If I could write this ideabook in color, I probably would. Color
almost always captures the mood, the personality and the energy of the
space you are creating, and even more that of the creator. You can tell a
lot about people from the way they dress, the color of their shoes or
the print on their shirt. A house is no different — color both inside and outside the home will provide you with a glimpse of the type of person who lives there. After
all, what we wear is a reflection of who we are, and how we use color
in our homes most certainly reflects what we want our houses to be.
what do you want to tell the world? And how much color should be used?
Well, the amount of color depends on what mood you are trying to set or
what personality you are trying to convey. Did you know that red raises
the energy in a room, while green and blue are restful, serene and
relaxing colors? Or that purple is associated with sophistication, drama
and luxury, while black is the color of authority and power and, at the
same time, stylish and timeless? Color is an individual preference and
will not always be universally liked, and too much of a color can have
the opposite effect of what you are trying to achieve. The tips below
will show you how to use color with restraint to create a beautiful home.
Color in anticipation.
you were walking down this hallway toward these double doors that are
open, there is no doubt you would be drawn into the room. The interior
designers at Destination Living
cleverly showed restraint with their color palette. The soft blue of
the walls, in contrast with the white color scheme, beckons you inside
in anticipation of what lies beyond. Choosing only one color can be so
difficult; however, I have no doubt that the mood the designers wanted
to create by using only blue was one of peace and tranquility.
Colors that are opposites.
They say that blue and green should never be seen next to each other. Someone forgot to tell Greg Natale
! This color scheme shows the sophistication and skill not only of
Natale but also of the homeowner, who showed great faith in the designer to capture a particular mood.
the soft blues of the dining room walls to the soft greens of the
kitchen cabinets that sit on a black and white checkerboard floor, this
look transports me back to my childhood in the ’70s, when this color
scheme adorned my own home, but not in such a dramatic manner. You just
want to walk through those doors to see what else is happening.
Color to make a statement.
in the air if you would ever dare paint a room a single color — not
only the walls and ceiling but also the architraves, trim, door,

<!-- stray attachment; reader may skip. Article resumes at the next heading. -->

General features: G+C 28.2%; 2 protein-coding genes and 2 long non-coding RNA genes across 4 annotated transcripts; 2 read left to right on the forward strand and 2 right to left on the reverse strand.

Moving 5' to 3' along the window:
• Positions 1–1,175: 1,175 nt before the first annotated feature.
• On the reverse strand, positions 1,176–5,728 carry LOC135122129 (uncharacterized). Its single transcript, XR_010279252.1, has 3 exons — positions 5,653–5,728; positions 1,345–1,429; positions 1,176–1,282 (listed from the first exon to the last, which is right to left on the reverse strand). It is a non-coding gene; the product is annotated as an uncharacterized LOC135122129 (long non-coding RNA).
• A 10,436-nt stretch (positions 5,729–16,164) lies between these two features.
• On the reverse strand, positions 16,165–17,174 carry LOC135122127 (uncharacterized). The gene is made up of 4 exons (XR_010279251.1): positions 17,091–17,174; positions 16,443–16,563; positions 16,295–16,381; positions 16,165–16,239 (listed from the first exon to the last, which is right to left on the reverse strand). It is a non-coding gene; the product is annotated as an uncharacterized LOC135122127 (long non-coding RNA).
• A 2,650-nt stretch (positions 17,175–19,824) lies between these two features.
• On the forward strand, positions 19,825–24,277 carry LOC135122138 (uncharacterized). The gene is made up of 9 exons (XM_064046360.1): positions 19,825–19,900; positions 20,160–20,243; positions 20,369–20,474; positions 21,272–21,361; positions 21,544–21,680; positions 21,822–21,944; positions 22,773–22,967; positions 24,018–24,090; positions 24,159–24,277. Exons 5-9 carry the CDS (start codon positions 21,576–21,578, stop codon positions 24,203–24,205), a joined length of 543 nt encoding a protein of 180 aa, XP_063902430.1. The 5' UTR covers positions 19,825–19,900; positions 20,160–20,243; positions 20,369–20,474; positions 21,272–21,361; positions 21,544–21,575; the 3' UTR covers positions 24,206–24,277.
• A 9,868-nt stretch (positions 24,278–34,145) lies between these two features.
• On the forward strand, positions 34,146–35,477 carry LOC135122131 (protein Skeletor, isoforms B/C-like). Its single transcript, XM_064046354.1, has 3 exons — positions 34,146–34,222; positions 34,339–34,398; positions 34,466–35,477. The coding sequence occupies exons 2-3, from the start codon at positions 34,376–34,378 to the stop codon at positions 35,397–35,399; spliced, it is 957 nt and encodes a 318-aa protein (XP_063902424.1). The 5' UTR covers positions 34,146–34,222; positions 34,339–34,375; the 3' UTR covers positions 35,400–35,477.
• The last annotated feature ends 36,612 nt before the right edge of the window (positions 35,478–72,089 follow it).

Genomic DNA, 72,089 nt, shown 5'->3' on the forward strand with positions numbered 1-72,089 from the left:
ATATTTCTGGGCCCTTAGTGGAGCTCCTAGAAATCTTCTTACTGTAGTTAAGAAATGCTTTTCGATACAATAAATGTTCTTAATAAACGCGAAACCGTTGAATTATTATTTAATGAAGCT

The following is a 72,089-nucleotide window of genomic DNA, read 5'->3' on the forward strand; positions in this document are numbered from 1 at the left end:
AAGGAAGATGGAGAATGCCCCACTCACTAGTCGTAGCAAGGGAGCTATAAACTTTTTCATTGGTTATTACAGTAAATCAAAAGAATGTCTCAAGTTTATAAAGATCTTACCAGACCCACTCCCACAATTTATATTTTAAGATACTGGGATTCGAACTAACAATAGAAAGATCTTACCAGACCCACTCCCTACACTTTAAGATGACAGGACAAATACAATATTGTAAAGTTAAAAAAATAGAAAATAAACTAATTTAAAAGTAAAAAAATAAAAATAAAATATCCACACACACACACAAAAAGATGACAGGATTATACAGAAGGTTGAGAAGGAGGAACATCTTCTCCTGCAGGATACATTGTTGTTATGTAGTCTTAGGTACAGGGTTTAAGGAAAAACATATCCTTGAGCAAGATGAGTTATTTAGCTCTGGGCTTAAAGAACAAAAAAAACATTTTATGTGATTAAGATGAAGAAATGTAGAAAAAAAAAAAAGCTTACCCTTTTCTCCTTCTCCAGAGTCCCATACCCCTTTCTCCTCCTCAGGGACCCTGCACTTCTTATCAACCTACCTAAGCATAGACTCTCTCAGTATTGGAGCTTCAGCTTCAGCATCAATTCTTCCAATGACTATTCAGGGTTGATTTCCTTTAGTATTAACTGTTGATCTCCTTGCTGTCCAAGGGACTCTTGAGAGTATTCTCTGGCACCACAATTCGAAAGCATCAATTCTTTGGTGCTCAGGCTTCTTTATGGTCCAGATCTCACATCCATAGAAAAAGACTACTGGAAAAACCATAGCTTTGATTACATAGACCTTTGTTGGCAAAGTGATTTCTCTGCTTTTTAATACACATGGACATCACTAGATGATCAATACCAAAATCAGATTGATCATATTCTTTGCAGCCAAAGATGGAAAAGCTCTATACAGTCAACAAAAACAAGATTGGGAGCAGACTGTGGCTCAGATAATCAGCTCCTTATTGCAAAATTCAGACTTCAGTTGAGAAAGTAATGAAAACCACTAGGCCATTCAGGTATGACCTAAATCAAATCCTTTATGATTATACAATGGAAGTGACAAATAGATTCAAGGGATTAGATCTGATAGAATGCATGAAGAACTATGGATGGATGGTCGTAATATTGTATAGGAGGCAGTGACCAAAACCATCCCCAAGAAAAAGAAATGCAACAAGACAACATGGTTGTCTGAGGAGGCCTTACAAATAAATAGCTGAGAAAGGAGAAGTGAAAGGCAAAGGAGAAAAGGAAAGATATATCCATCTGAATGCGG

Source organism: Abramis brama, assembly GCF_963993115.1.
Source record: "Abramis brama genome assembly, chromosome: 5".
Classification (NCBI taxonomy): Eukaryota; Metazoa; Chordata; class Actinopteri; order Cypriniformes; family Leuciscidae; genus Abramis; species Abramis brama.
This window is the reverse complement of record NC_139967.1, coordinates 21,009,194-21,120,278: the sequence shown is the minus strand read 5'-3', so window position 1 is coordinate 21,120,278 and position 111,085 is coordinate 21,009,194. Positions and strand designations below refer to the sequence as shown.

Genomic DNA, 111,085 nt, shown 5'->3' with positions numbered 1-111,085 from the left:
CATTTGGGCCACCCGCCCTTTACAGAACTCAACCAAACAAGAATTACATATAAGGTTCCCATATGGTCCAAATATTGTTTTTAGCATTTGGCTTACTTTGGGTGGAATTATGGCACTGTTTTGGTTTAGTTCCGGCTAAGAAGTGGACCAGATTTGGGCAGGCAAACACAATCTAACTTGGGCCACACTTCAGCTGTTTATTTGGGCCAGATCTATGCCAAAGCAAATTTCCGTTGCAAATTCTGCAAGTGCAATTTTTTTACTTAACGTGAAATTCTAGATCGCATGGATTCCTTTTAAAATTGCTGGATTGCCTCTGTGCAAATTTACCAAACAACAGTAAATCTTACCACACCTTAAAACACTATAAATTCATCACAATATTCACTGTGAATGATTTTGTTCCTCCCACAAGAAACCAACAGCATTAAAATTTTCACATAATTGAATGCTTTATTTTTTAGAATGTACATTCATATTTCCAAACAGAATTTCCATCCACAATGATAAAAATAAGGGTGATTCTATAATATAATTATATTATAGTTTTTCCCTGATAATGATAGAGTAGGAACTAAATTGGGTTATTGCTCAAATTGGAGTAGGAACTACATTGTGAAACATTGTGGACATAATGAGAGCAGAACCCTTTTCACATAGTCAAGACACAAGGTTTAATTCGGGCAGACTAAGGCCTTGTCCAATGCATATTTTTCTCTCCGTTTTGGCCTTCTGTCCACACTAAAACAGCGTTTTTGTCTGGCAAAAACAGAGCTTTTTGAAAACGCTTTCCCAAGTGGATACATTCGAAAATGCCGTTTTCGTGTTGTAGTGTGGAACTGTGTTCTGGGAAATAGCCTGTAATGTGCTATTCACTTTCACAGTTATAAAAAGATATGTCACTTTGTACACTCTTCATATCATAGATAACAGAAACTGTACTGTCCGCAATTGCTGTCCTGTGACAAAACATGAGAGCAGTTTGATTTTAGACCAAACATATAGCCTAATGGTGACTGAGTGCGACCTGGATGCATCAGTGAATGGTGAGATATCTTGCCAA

cornices and ceiling medallion. Oh, and that color is black. Even the
hydronic heater and marble fireplace are black.
The interior designers at Mr. Mitchell
not only showed remarkable restraint in their use of color, but they have told us a lot about the homeowners. The color black provides a backdrop for all of their worldly possessions and makes a statement about who they are.
Remember in my opening paragraph when I mentioned that black is a color
of authority and power? The interior styling of this room helps
reinforce the use of the color black to tell a story, from the bold
timber period desk and leather chair to the world globe and horse racing
prints on the wall, to the prized winner’s cup on the fireplace mantel.
Finally, far from using a period pendant, the designers have chosen
what looks like a contemporary design: a light fitting made of antlers.
There are times when no color is the appropriate solution. (Even though white is actually a color.) Horton & Co. Designers
not only has
a tranquil mood in this room, but has provided us a glimpse of the
personality of the homeowners. There is no doubt that this is a reading
room, because the books take center stage and provide all the color. The
soft fabrics and the print on the wall add additional highlight colors,
taking their cue from the vast book collection.
If a room is
going to be filled with objects that contain a lot of color, it is
important not to add additional colors on the walls, or all of the
objects will recede into the background and any impact will be lost.
Colors from the same palette.
could almost tell you the color of the exterior of this house without
seeing an exterior photo. Colors from the same palette allow you to
create a mood. So how much color did the designers at Darren Palmer Interiors
use? Well, at the outset you would say two: black and a dark taupe.
However, there are other colors that also come into play, white on the
ceiling and gray in the carpet. Shadows also add color by changing the
shade of one wall to another. Remember that when you choose the number
of colors you want to use in a space, some other colors will naturally
come into play, so try not to highlight too many colors, or your message
will be lost.
Color that reflects.
As in the previous photo, there appear to be only a couple of colors in this bathroom design. However, the architects at Smart Design Studio
realized that reflective glass and mirrored surfaces would create depth
and color by their inherent characteristics. Even the tiles have a few
shades of taupe, and there are also a couple of whites — the white of
the porcelain fixtures and the white of the ceiling. You think there are
only two colors chosen, but look how many actually appear.
Color to highlight.
In this kitchen design, the cabinetry specialists at KTC Design